The Maturation of Pickle
From Matty B to Matt Boland, see why Michael Bennett says Erie will see its boy all grown up.
With a new album, a new band, and a new beard, Matt Boland is trying to shake off his years as a Dirty Pickle and reintroduce himself as, well, himself.
For his new album, "Well All B," Boland mixes Dirty Pickle's remakes with new originals to create a transformative listening experience.
Many of the tracks are instantly recognizable yet feel refreshed. Boland reinterprets his Pickle's tracks for solo acoustic guitar and blends in new tracks with a more country-blues feel.
The process began not in the studio but on the stage.
"I booked a bunch of acoustic gigs one summer to make some extra money and my first one was at Night Flights and I got about 10 minutes in and I just couldn't feel it," Boland explained. "I was so used to having [the band] I never did just straight acoustic. I ended up getting the bass drum out of the van and just started doing it right there. Didn't practice it or nothing, and I busted the tambourine out the same show and just started doing this 'UnPickled' thing."
Being sans Pickles was a big step for Boland, who had built up an entire persona around fronting a band with a built in hook and a growing legend.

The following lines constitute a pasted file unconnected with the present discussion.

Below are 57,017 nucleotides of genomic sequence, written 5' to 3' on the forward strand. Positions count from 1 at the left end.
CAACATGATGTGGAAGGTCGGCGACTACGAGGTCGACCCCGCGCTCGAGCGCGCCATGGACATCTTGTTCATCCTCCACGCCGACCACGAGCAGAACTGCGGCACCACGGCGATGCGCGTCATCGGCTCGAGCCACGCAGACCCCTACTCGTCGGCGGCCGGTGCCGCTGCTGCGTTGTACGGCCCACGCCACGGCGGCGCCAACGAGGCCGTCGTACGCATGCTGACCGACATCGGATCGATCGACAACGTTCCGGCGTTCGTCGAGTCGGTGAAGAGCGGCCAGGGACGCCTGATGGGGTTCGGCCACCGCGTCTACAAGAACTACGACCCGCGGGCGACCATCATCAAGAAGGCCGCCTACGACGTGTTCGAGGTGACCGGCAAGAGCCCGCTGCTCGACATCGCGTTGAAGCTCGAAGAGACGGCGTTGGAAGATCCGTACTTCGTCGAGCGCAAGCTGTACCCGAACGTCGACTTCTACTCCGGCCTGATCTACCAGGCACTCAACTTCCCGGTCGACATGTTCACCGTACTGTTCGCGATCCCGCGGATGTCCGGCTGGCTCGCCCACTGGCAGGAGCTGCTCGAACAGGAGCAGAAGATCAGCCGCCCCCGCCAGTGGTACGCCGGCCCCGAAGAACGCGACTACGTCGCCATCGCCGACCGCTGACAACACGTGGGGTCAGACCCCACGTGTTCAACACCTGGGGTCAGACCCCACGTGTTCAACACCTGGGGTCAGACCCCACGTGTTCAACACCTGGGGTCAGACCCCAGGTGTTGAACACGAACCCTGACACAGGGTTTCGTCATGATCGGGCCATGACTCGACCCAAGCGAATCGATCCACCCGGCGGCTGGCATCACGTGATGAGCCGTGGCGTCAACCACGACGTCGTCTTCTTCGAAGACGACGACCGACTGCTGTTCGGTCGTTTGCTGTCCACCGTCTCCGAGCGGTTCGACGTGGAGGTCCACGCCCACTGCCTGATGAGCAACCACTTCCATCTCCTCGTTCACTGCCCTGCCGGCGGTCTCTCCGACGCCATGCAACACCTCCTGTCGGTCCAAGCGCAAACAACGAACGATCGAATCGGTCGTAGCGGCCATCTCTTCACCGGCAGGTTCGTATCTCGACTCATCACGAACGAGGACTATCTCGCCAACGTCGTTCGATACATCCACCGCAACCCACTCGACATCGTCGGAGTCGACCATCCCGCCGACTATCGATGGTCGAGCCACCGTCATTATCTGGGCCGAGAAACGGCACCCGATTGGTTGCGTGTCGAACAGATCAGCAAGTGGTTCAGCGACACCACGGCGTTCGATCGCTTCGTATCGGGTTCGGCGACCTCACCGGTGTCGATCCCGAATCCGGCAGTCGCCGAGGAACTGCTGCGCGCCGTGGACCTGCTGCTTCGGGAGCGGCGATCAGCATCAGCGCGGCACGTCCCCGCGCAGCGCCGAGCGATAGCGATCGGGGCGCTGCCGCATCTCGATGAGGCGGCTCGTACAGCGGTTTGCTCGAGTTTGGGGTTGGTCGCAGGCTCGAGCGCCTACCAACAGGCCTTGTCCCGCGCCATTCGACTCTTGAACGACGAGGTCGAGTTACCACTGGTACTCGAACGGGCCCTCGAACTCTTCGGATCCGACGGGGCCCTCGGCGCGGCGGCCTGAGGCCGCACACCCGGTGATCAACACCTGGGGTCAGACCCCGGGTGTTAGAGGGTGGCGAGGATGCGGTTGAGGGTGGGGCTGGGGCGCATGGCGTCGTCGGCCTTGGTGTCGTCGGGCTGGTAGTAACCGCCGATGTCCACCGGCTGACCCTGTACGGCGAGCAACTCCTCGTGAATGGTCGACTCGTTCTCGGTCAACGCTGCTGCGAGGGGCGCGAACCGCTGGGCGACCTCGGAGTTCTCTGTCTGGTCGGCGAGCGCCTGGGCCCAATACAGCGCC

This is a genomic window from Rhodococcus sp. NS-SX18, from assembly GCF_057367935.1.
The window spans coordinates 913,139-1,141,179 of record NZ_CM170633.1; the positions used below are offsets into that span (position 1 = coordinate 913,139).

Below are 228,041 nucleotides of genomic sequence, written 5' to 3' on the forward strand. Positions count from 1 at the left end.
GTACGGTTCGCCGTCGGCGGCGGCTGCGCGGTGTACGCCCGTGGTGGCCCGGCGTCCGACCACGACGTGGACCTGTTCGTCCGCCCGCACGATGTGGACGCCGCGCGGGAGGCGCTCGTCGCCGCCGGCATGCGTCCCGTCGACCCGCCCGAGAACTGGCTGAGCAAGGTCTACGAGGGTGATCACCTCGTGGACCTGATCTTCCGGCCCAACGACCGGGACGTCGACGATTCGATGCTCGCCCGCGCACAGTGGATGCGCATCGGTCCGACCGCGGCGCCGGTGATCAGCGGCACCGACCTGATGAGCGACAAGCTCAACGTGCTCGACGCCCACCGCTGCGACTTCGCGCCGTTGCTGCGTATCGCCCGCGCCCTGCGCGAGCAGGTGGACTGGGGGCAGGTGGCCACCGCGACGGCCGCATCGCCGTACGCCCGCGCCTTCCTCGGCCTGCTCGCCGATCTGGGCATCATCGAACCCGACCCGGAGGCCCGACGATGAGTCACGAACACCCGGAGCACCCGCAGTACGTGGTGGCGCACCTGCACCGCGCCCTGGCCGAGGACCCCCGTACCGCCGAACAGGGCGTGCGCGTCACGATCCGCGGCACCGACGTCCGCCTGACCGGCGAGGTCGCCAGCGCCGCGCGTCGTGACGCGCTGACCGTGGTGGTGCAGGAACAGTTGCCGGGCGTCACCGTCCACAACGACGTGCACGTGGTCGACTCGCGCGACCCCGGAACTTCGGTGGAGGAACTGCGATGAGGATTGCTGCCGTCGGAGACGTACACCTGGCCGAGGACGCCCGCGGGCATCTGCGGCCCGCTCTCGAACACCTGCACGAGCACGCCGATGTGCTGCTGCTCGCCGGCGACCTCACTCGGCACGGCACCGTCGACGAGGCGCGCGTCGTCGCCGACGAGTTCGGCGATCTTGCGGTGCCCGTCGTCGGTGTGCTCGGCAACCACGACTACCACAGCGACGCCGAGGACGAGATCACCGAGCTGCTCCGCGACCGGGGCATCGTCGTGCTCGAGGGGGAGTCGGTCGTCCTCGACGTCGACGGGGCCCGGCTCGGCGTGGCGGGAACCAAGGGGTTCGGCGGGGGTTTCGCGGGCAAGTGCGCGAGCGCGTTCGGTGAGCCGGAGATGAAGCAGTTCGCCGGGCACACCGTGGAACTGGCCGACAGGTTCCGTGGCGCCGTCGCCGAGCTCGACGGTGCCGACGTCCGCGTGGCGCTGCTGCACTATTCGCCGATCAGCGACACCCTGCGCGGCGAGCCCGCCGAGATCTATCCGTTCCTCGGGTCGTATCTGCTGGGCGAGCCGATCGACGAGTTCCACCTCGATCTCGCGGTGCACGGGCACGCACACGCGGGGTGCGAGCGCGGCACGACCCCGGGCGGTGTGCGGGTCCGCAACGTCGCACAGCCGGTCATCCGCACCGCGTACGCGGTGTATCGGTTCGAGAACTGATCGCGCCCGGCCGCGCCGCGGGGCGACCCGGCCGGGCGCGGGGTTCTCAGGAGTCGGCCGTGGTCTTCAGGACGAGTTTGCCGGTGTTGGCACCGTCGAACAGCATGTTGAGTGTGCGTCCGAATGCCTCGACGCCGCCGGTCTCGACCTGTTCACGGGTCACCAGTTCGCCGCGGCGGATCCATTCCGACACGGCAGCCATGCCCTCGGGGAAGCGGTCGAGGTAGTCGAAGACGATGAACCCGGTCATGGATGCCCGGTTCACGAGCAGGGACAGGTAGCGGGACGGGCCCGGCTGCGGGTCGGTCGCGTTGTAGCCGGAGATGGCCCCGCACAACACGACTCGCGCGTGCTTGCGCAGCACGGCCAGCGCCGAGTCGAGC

"I look at the Dirty Pickles as almost cartoon characters," he said. "We're something that when you come to a show you get sucked out of reality and into 'Pickle World.' This new album is a little more from my heart. Instead of sucking you out of this world I want to smack you in the face with some real world."
The new album beings with "Night To End All Nights," the most Pickle-influenced of the album tracks. The song holds true to the jangly-pop ethos developed by the Pickles. As much as the track sounds like a Pickle's song, the listener can hear the slight change to another side of Matt Boland.
A lot of that change also has to do with the DIY spirit of the recording process.
"I went to my buddy Chris Workman's house, and he has a really good microphone and pretty good recording studio," Boland said of the recording process. "I brought my stuff and set up in the middle of a room and I played, sang, and played the bass drum into this one microphone and it came out really good and that same day we just started having fun.
"[Workman] played on it. He played some slide guitars that his dad made with Swamp Road Guitars. He makes cigar box guitars and guitars out of cabbage slicers," Boland continued. "All the extra guitars in this, the only actual legitimate guitar is my acoustic guitar. All the rest are homemade all the slide and stuff you hear on it. And we just started throwing all this other stuff on it and we listened to it and we were like, 'Holy shit we're gonna make an album out of this.' We recorded the whole thing in 12 hours. Boom. Done. No editing, no extras, and it just came out to the point where this is [the album]."
Boland wanted more of a Johnny Cash-Hank Williams feel to the songs for this album, a bluesy-country music spin through his song catalog.